The communist's manifesto on computers

Many years ago, I did something that merited mention, and I was described in the dispatches as "a columnist for The Christian Science Monitor."

For reasons nobody will ever be able to explain, the "loop" that serviced the newspapers of the verdant State (or Republic) of Vermont made a most interesting correction about this, and I appeared in the Green Mountain Press as "a communist for the Christian Science Monitor." This is a happy situation I have never had to share with another, and I cherish this distinction with all my heart.

Later, much later, I was told the tag of "communist" was not altogether offensive in Vermont, where two or three Democrats in the Northeast Kingdom had embraced that persuasion rather than continue under the stigma of "Democrat." One of these gentleman, it was said, was Calvin Coolidge Slyinkpot, and upon becoming a communist he also changed his name to Charlie Stinkpot.

I was interested at that time in such matters, and I noticed that when the Vermont Legislature assembled, the Montpelier ARGUS began a daily column titled "Bills Introduced." Then in a few days it added two more columns, "Bills Passed" and "Bills Defeated." This seemed to me to cover most contingencies.

Not so! Shortly another column appeared, titled "Bills Reconsidered." "Yes, (I was told) nothing really happens in Vermont until everybody changes his mind."

As the unique communist for this newspaper, hardly anything has happened to me that I would describe as world-shaking. It has meant, pretty much, serene complacency in the bosom of a happy family that sits about wondering if this week Daddy will tell about the sweet peas, or will tackle the lively topic of how the new pig is adjusting.

In bucolic amnesty I perceive and report, and so far the bluntest admonishment I have had from a reader had to do with my inadvertent assertion that the vernal equinox was on Tuesday, when actually it was some other day. This taught me to be more careful, and after that I always used "on or about." That is, New Year's comes on or about Jan. 1.

The only major crisis in my communistic career came during the paper shortage in World War II. I had nothing to write on, and I was late with my customary article on October chow-chow. In the emergency I sent my dispatch on two shingles, using blueberry juice. Next day, the editors sent me several reams of copy paper I heard they stole from the War Production Board.

Things were bad all over. But I didn't skip the chow-chow, and I was nominated for the Pulitzer or some such. I guess it was the some such.

When my wife and I went to Europe in 1966 I made ready by preparing in advance a backlog of columns. Then one day I had a note from the editor who said I had 785 pieces ahead, and what did I have to say about that? I replied that I could stay longer than I thought. So we did. It was fun after we got back to pick up the paper and read something I'd written three years ago and didn't remember. I figured the editor wouldn't remember either, so I sent him the same piece five times.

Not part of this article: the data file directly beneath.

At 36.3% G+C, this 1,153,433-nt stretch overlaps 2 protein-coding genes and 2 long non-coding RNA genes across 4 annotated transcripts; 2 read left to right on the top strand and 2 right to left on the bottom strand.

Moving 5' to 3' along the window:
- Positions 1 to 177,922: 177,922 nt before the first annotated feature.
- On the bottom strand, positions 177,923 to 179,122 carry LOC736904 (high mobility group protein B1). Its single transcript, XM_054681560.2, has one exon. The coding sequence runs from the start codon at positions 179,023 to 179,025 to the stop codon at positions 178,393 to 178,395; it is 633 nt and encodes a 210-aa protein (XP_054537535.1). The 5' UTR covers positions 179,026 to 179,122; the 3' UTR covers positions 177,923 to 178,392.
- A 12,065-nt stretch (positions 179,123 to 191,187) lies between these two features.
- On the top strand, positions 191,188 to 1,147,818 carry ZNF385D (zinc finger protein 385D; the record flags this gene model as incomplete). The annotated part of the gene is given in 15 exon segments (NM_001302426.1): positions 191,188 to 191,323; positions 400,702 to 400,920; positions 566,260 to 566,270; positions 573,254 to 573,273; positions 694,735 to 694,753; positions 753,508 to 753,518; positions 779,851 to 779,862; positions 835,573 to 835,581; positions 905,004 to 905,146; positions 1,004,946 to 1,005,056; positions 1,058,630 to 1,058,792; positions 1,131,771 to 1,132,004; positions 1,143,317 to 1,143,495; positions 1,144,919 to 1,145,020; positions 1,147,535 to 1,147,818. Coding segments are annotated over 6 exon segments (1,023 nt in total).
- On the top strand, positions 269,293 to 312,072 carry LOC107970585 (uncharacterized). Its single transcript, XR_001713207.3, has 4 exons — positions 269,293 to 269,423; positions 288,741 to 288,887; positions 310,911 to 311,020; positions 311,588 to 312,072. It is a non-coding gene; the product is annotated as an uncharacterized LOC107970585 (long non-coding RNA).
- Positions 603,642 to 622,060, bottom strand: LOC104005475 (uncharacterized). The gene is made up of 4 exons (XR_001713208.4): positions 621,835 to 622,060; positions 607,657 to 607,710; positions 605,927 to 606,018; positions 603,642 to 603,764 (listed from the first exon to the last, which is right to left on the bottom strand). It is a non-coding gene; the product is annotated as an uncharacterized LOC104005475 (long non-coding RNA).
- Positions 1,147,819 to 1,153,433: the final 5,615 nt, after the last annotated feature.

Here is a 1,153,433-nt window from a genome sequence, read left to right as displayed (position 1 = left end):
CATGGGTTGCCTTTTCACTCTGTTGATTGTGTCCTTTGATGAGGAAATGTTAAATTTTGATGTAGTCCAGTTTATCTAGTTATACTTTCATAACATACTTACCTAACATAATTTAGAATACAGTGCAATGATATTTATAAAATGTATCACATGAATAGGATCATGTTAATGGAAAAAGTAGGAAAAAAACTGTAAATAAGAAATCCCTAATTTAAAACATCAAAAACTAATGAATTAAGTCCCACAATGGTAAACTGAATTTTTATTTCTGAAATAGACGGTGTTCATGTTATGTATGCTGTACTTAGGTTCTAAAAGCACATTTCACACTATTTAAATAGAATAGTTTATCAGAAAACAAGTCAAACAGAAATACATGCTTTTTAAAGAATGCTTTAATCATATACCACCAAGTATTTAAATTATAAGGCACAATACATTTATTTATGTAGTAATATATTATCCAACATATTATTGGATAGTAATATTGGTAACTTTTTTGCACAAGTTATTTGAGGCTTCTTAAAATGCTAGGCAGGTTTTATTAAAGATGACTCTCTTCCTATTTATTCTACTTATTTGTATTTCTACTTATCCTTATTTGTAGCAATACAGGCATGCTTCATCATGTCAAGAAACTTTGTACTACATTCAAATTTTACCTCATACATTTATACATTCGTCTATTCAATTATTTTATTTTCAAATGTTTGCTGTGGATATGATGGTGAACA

I bring this up because a new era is upon us and I am told I will have a computerized way to proceed. Because of the pleasure of advancing age, I will benefit accordingly, and shortly I will have a horn to talk to. It will spell what I speak, correct things like January First, and squirt everything into Boston where the latest turnip quotations are eagerly awaited. So far I have managed to avoid everything connected with our computer civilization, and I am tempted to doubt some of this. I think I know a few words of stature and import not yet computerized, and if I say "ichthyologist" I'm going to find the machine writes "fishman."

WHEN I was new as a communist, I took my little Royal portable to the fix-it shop and asked the man to clean it. He said, "Is this the machine on which you type those delightful Monitor dispatches?"

"Yes, it is," I made reply. "It's the very one!"

So 17 years later when I returned to have the portable cleaned again, the same gentleman, now a senior citizen, said, "And you're still using the same old typewriter?"

"Yes, I am," said I.

"Here," he said, "Let me sell you something a little more up to date!" That's where I've been until now, when I am about to be computerized and wired into Boston.

If things work out, I shall offer for sale one used Royal 440 for which ribbons now cost $5 a piece, are hard to find, and last about 35 minutes. The one advantage I can guarantee is that the 440 knows almost everything and has never split an infinitive in 60 years. It never writes "you know" or "right now," and it inflects and conjugates such things as cabbage in four languages. It has been trained to do so.

At this time, may I relate a small pleasantry about Wilbur Teasdale of Pownal Center who invented a never-fail selfstarter for automobiles. On the dashboard of his Maxwell he had 14 buttons. He pointed at the first button and said, "This one will always start the car!" So when asked what the other 13 buttons were for, Wilbur said, "Backups." Something or other makes me think of Wilbur.

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